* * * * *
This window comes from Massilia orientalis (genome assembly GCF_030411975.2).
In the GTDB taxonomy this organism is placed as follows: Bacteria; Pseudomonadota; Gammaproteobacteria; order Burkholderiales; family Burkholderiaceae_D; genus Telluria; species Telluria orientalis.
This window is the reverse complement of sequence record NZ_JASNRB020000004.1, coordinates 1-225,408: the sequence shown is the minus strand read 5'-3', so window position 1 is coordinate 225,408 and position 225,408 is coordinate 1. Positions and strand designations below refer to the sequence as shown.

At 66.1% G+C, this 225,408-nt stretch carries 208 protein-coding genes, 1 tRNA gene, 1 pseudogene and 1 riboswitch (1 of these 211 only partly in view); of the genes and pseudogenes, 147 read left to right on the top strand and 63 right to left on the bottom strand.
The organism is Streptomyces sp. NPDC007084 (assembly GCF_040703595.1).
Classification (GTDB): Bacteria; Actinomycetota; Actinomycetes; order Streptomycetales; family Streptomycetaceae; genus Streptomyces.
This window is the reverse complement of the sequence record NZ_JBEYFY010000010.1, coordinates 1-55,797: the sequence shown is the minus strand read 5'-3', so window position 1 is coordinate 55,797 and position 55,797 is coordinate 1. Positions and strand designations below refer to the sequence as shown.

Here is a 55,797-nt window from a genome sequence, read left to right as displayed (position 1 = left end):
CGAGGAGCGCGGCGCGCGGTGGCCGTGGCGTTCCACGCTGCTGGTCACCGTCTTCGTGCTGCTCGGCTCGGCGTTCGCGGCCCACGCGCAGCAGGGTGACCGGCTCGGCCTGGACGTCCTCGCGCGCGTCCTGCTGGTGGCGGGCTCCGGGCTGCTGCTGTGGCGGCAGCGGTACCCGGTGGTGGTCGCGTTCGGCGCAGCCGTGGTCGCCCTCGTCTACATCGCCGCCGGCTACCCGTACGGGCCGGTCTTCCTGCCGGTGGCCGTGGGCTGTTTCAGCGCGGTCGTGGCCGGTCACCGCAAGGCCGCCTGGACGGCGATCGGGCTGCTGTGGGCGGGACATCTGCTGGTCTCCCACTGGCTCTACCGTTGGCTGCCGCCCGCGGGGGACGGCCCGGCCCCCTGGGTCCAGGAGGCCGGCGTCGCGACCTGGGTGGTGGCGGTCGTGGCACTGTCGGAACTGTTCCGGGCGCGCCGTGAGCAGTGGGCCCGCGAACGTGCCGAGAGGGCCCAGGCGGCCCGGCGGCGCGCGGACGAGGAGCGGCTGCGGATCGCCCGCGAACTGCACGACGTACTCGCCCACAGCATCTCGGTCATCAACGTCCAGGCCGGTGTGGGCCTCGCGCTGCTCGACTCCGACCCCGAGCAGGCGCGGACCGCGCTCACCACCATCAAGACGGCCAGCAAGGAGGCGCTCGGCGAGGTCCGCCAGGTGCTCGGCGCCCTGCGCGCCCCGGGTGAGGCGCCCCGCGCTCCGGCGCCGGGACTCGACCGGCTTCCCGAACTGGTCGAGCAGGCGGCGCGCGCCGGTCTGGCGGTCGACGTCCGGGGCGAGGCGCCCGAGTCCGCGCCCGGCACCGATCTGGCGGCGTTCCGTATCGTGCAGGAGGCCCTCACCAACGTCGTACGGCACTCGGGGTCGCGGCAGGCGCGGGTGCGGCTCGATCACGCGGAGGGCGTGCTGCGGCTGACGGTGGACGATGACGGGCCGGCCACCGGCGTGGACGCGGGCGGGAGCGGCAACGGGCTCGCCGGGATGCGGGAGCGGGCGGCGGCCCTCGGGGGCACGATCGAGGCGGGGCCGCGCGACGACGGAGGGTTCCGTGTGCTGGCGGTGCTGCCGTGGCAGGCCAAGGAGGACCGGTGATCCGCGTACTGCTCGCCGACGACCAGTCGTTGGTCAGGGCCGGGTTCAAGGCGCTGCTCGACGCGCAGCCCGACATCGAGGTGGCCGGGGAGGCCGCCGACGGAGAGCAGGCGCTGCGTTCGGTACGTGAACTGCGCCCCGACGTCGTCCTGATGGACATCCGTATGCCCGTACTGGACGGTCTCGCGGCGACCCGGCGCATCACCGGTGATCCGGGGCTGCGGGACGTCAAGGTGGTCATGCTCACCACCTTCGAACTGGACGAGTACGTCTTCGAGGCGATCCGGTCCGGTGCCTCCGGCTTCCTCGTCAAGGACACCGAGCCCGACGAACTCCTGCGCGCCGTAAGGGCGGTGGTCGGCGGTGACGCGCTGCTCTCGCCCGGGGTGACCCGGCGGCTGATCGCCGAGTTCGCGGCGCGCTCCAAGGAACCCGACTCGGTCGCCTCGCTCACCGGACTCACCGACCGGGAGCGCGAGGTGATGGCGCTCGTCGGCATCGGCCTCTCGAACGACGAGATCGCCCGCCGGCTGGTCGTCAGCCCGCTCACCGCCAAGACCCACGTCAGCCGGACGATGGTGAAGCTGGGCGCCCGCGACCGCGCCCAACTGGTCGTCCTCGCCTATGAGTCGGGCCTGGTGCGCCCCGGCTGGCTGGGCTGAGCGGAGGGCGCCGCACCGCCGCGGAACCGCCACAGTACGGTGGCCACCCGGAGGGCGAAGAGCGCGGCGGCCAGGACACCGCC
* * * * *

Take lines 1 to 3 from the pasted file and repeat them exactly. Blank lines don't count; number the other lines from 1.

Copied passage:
This window comes from Massilia orientalis (genome assembly GCF_030411975.2).
In the GTDB taxonomy this organism is placed as follows: Bacteria; Pseudomonadota; Gammaproteobacteria; order Burkholderiales; family Burkholderiaceae_D; genus Telluria; species Telluria orientalis.
This window is the reverse complement of sequence record NZ_JASNRB020000004.1, coordinates 1-225,408: the sequence shown is the minus strand read 5'-3', so window position 1 is coordinate 225,408 and position 225,408 is coordinate 1. Positions and strand designations below refer to the sequence as shown.